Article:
Which bits of divine dottiness shall we look at this week? How about the guy who went to worship his holy crocodile, but instead of blessing him it ate him. Or the ever so delightful women preachers at Regent's Park Mosque (Women preachers? Islam's really let itself go these days.) I expect the West Midlands police will be knocking at the door of the Undercover Mosque team any day now. I think I'll go for the doomsday cult who locked themselves away in a bunker.

You'd think at least one of these people would've seen at least one satirical sketch at some point in their lives about end of the world followers, but apparently not. Their prophet, who believes that barcodes are the instruments of Satan, ordered them into the bunker last November to await the end of the World in May this year. He himself didn't join them, as God had other tasks for him. It took them a while, but eventually the Russian authorities diagnosed him as insane and locked him up. (They used to do that to people who disagreed with communism. Now it's people who disagree with the Russian Orthodox Church.)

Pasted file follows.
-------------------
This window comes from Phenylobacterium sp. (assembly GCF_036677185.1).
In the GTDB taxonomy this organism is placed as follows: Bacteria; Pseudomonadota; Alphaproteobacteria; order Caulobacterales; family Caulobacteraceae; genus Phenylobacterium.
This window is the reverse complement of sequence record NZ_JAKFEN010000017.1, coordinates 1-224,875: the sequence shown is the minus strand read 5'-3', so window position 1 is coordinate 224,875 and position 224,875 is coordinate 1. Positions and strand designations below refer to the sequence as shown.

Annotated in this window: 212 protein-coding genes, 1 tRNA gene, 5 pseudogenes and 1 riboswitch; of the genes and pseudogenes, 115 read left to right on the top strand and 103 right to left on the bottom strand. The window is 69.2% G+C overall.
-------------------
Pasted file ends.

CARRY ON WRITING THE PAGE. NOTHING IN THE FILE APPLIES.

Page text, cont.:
One unfortunate consequence of this is that there was no one to tell them to come out of the bunker. So the Orthodox church sent in a world "expert" on the Book of Revelation. I've never read the book myself, it sounds a bit too much like the paranoid ramblings of someone having a really bad trip, but apparently the Apocalypse specialist was unable to sway them. They did ask for a cow though, so they could have fresh milk. What the poor cow was supposed to eat in the depths of a concrete bunker, I don't know.